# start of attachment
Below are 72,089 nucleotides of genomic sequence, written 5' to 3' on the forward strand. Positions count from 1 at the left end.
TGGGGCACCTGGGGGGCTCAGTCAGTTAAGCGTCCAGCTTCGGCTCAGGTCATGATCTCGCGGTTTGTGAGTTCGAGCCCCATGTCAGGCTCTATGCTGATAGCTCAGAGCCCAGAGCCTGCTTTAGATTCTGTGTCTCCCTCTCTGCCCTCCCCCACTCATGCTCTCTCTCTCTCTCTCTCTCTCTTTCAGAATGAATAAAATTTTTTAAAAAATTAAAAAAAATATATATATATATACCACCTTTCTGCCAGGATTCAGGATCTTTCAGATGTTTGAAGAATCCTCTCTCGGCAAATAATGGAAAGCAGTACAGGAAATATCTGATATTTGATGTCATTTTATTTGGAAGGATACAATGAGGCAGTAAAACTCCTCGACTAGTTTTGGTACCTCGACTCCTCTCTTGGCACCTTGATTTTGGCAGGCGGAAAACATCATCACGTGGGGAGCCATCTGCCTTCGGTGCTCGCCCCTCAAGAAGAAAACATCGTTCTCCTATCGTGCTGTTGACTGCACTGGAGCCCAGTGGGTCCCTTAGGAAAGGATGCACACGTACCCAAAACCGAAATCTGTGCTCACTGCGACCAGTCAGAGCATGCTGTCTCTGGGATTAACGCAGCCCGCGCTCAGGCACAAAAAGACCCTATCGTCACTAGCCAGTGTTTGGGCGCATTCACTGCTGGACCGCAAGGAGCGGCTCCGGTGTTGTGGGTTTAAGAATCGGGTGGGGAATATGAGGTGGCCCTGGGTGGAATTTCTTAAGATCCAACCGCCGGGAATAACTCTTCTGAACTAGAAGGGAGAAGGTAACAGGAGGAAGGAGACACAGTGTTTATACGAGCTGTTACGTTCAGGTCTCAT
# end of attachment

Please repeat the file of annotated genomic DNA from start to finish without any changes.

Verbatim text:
Below are 72,089 nucleotides of genomic sequence, written 5' to 3' on the forward strand. Positions count from 1 at the left end.
TGGGGCACCTGGGGGGCTCAGTCAGTTAAGCGTCCAGCTTCGGCTCAGGTCATGATCTCGCGGTTTGTGAGTTCGAGCCCCATGTCAGGCTCTATGCTGATAGCTCAGAGCCCAGAGCCTGCTTTAGATTCTGTGTCTCCCTCTCTGCCCTCCCCCACTCATGCTCTCTCTCTCTCTCTCTCTCTCTTTCAGAATGAATAAAATTTTTTAAAAAATTAAAAAAAATATATATATATATACCACCTTTCTGCCAGGATTCAGGATCTTTCAGATGTTTGAAGAATCCTCTCTCGGCAAATAATGGAAAGCAGTACAGGAAATATCTGATATTTGATGTCATTTTATTTGGAAGGATACAATGAGGCAGTAAAACTCCTCGACTAGTTTTGGTACCTCGACTCCTCTCTTGGCACCTTGATTTTGGCAGGCGGAAAACATCATCACGTGGGGAGCCATCTGCCTTCGGTGCTCGCCCCTCAAGAAGAAAACATCGTTCTCCTATCGTGCTGTTGACTGCACTGGAGCCCAGTGGGTCCCTTAGGAAAGGATGCACACGTACCCAAAACCGAAATCTGTGCTCACTGCGACCAGTCAGAGCATGCTGTCTCTGGGATTAACGCAGCCCGCGCTCAGGCACAAAAAGACCCTATCGTCACTAGCCAGTGTTTGGGCGCATTCACTGCTGGACCGCAAGGAGCGGCTCCGGTGTTGTGGGTTTAAGAATCGGGTGGGGAATATGAGGTGGCCCTGGGTGGAATTTCTTAAGATCCAACCGCCGGGAATAACTCTTCTGAACTAGAAGGGAGAAGGTAACAGGAGGAAGGAGACACAGTGTTTATACGAGCTGTTACGTTCAGGTCTCAT